The number of Chinese tourists to South Korea is likely to have halved year-on-year in 2017, costing the country nearly US$4.6 billion in tourism-related revenues, reported on Wednesday Yonhap news agency, citing an estimate from the country’s central bank, the Bank of Korea.
The institution said that the tally of Chinese tourists to South Korea is expected to have decreased by 4 million this year, compared to the nearly 8.07 million recorded in 2016. The reduction would mean KRW5 trillion (US$4.58 billion) in “lost revenues”, the Yonhap report noted, citing the bank’s data.
Media in South Korea had previously reported that Chinese authorities had either banned Chinese tourist travel to South Korea or reduced the volume of such trade, with effect from autumn last year – including to the casino holiday island of Jeju. Such action was said to be in retaliation for that country’s decision to install the U.S.-supplied Terminal High Altitude Area Defense (THAAD) anti-missile system close to Chinese territory as a counter to North Korean missile tests. The Chinese authorities have neither confirmed nor denied such a tourism ban.
This year, in the 10 months to October 31, South Korea welcomed a total of 3.54 million visitors from China, representing a year-on-year fall of 49.6 percent in such trade, according to data from the Korea Tourism Organisation. The tally of Chinese visitors made up 31.8 percent of the total number of visitors travelling to South Korea in that period. As of late November, the China National Tourism Administration was allowing tour agents in Beijing and Shandong only over-the-counter sales of package tours to South Korea, according to media reports late last month.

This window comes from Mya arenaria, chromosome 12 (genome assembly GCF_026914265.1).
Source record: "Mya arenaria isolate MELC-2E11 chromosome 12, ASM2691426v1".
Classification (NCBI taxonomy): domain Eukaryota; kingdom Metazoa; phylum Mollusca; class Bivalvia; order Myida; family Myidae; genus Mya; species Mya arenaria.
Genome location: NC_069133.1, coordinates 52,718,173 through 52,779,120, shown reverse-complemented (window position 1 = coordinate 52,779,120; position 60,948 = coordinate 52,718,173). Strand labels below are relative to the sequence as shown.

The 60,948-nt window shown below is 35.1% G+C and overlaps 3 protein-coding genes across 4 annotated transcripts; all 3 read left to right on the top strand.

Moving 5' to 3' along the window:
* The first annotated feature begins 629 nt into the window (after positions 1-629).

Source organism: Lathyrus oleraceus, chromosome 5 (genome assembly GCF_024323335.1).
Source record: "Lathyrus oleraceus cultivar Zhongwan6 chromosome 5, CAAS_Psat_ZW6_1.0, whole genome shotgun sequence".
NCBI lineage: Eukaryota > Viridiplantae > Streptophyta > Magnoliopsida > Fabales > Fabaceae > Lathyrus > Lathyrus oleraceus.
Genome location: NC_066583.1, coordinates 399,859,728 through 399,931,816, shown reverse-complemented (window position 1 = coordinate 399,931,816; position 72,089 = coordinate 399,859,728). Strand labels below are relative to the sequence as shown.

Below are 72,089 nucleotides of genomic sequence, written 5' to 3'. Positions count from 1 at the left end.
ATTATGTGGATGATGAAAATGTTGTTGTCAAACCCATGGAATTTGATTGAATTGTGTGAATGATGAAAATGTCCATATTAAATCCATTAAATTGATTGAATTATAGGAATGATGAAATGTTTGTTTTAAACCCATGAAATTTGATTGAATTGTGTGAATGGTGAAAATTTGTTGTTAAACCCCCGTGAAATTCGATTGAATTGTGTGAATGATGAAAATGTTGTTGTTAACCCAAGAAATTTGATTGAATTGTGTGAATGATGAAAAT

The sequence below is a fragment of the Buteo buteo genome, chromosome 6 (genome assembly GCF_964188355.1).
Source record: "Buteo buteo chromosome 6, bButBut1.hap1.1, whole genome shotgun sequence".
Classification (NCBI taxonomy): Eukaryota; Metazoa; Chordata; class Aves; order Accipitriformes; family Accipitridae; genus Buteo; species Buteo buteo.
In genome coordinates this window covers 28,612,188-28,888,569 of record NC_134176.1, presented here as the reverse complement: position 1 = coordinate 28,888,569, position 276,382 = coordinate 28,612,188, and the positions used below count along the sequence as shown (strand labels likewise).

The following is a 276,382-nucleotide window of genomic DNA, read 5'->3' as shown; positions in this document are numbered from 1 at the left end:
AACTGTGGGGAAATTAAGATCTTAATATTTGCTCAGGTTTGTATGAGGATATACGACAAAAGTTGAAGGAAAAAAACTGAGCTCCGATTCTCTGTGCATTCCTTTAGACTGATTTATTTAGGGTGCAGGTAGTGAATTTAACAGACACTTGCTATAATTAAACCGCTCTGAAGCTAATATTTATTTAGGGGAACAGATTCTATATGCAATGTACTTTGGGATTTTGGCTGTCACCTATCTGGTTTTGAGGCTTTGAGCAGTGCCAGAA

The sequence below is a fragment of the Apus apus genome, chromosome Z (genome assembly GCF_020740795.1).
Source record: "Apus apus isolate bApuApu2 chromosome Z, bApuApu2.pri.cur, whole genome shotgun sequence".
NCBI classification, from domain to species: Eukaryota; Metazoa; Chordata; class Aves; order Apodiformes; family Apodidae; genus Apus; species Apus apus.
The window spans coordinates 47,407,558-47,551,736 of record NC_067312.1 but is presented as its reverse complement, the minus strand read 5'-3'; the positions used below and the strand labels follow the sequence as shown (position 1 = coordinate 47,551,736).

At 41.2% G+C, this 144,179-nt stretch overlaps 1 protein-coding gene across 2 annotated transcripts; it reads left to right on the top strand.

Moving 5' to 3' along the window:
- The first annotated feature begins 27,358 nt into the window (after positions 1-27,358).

Recent operating data from several of South Korea’s foreigner-only casino operators indicate there is not necessarily a correlation between the revenue performance of South Korea’s 17 foreigner-only casinos – which draw on Chinese VIP gamblers for a significant portion of their business – and the Chinese visitor tally to the country as a whole.
Jul 26, 2021The Macau authorities have over the weekend added locations spread across four Chinese provinces to the list of places where departing travellers must do a 14-day quarantine on arrival in Macau. The...
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“The licensing process is still under way for all non-gaming amenities at Grand Lisboa Palace”
Macao Government Tourism Office